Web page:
7 Things You Must Do When Spending 48 hours in Rome
Italy’s capital city welcomes millions of visitors each year, such is the appeal of its world-famous sites and superb wining and dining scene. This week, The Content Wolf welcomes guest blogger, Elle Hammond, to round-up her top picks for a weekend exploring the Eternal City…
Things to do on a 48 hour trip to Rome
Culture-soaking at the Colosseum
Rome is packed with historical treasures, from The Vatican to the Pantheon, and all have their own charm and back-story. If you can’t fit them all in on your trip to Rome, the Colosseum has reasonable waiting times and a breath-taking exterior that truly lives up to the hype. It’s also one of the best-preserved ruins in the city. There are a number of options for touring – from audio-guided visits to personal guides. Alternatively, circle the haunting amphitheatre at your own pace.
Bellinis above the Trevi Fountain
Photo by Cristina Gottardi
Rome’s most iconic fountain is a must-see, but sidestep the crowds in front of the 18th-century structure and opt for a bird’s-eye view instead. Right around the corner is the Relais Fontana di Trevi, a four-star hotel with classically Italian rooms. You don’t have to be a guest to enjoy drinks on the third-floor terrace, though. It’s got dinky tables, a lengthy cocktail menu and a wall framed by climbing ivy. Best of all, it looks right down onto the coin-tossing action below.
People watching at the Spanish Steps
Photo by Ilnur Kalimullin
The Spanish Steps (all 138 of them) have been standing since the 18th century. Named after the Spanish Embassy close by, they connect the Piazza di Spagna to Piazza Trinita dei Monti. Sadly, sitting on the steps and watching the world go by has now been banned, but you can still climb to the top and enjoy a drink at the terrace bar just to the left. The area is an entertainment hotspot – from caricature artists to tarot readers, street performers can be found at every turn.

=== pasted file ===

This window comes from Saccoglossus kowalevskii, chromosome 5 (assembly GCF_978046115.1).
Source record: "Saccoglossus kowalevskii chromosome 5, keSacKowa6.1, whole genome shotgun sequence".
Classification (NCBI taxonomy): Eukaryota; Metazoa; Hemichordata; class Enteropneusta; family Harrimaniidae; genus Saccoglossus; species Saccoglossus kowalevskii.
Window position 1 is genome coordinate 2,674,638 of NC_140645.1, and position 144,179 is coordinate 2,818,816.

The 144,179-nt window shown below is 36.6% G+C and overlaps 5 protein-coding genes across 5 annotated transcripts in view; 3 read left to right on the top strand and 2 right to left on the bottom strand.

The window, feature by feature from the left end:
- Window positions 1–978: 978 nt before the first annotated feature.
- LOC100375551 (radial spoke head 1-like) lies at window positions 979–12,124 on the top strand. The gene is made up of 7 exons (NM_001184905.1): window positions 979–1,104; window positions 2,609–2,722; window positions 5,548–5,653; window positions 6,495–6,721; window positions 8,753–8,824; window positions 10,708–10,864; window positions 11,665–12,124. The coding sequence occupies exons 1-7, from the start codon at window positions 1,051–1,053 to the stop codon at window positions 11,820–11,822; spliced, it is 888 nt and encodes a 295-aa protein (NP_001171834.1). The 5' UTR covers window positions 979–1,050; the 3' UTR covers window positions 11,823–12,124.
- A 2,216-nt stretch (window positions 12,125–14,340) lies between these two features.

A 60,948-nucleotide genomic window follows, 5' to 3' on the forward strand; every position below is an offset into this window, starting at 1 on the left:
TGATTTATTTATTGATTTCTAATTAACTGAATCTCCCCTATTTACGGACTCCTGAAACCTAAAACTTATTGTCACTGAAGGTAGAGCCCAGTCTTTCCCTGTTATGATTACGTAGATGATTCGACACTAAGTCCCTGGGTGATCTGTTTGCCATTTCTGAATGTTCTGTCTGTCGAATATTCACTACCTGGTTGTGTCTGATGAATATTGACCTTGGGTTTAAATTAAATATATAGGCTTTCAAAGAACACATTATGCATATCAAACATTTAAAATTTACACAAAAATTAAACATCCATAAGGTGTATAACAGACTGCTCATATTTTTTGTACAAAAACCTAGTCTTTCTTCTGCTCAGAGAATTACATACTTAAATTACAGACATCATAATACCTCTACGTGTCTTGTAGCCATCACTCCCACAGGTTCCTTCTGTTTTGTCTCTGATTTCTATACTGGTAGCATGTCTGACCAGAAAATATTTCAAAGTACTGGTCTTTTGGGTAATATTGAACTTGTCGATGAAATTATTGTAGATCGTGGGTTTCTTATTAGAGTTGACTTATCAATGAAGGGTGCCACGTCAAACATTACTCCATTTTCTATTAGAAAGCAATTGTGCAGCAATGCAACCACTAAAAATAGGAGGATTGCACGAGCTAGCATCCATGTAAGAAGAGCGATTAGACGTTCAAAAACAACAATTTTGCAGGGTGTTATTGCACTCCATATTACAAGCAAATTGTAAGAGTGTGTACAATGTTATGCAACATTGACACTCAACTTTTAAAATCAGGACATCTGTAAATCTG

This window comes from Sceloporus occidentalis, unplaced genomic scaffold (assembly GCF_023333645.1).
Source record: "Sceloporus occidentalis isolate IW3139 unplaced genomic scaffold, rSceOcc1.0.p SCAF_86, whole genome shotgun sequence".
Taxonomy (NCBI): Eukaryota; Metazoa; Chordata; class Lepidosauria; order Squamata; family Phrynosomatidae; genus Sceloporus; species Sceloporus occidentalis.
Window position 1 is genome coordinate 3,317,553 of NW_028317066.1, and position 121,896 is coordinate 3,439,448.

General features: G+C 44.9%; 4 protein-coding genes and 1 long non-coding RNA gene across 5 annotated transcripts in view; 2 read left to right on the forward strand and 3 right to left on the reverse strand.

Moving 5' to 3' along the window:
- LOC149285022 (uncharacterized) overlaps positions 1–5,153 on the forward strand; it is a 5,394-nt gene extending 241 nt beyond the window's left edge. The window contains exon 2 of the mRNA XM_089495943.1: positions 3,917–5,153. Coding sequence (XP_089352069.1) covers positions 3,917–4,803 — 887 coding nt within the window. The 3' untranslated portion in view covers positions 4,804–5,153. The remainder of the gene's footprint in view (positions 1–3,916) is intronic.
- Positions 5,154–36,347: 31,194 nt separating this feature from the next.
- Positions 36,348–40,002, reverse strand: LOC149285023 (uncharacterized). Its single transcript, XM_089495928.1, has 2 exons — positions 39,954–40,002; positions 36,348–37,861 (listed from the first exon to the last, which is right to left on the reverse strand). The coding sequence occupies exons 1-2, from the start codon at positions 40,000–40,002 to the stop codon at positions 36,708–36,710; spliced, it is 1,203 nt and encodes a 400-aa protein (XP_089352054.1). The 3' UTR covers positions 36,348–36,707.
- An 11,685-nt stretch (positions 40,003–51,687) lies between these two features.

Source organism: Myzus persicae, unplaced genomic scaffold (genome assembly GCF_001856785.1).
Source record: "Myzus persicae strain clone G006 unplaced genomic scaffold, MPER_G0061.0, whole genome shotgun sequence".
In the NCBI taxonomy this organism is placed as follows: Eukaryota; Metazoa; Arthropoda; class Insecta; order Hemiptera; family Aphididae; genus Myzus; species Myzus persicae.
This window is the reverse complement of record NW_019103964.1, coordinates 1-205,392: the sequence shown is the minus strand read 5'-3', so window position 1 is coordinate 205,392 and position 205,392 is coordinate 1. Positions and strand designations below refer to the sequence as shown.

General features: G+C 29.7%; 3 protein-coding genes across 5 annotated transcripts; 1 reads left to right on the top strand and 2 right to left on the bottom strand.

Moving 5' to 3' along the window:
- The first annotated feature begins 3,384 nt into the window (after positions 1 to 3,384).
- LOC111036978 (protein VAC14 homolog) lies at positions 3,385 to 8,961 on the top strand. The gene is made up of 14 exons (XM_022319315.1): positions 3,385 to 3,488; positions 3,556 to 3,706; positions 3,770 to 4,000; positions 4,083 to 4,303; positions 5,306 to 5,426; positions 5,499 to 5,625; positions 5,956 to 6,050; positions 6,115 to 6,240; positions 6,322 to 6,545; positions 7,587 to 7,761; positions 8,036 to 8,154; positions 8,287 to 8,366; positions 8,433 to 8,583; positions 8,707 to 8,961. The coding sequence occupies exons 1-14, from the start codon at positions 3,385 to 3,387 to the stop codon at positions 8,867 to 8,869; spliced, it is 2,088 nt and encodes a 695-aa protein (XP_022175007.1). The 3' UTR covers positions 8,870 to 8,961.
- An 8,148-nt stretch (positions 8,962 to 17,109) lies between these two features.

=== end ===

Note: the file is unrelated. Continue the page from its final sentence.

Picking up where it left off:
Dinner in Trastavere
Photo by Thomas Q
Arrive at the Trastavere neighbourhood with an appetite – this is one of the best places to eat out in Rome. Just east of the River Tiber, it’s a bohemian-feel district packed with traditional restaurants and atmospheric bars. For simple ingredients and delicious flavours, try Tonnarello, where the décor is pared back and the food spectacular. You’ll need to queue on a weekend, but don’t let this put you off. Grazia & Graziella is another great choice, just up the lane.
Gelato stop at Gelateria del Teatro
Photo by Juliana Malta
While classic flavours like hazelnut and strawberry are easy to come by on holidays to Rome, you’ll also find more exotic variations such as turmeric and lemon or pear and caramel. Gelateria del Teatro is a real gem – this picture-perfect café is sandwiched between the River Tiber and Piazza Navona, and it has an open kitchen where you can watch the masters at work. Ask for a recommendation as the flavours tend to be seasonal. If you’re not sure what to go for, the staff will usually offer a little taster so you can try before you buy.
Soak up the atmospheric Jewish Quarter
Photo by Tomasz Rynkiewicz
Once a sad place of exclusion and intolerance, Rome’s Jewish Ghetto was established in 1555, making it one of Europe’s oldest. Today, it’s artsy and full of life, attracting a strong student crowd after dark. Along with its striking period architecture and fascinating Jewish Museum, it’s home to some gorgeous Kosher bakeries, restaurants and antique stores. Most are family-run and have been passed down through several generations.
Get to know Rome on two wheels
Walking and the Metro are both fine ways of getting around in Rome, but that’s not to say they’re your only modes of transport. Segway tours run daily, and they’re a brilliant way to cover a lot of ground in just a couple of hours. Groups are kept nice and small, too. Alternatively, hire a Vespa to dodge the traffic and get around the city speedily – just like the locals do.
Looking for travel inspo closer to home? Check out Kiri’s guide to bonnie Scotland here.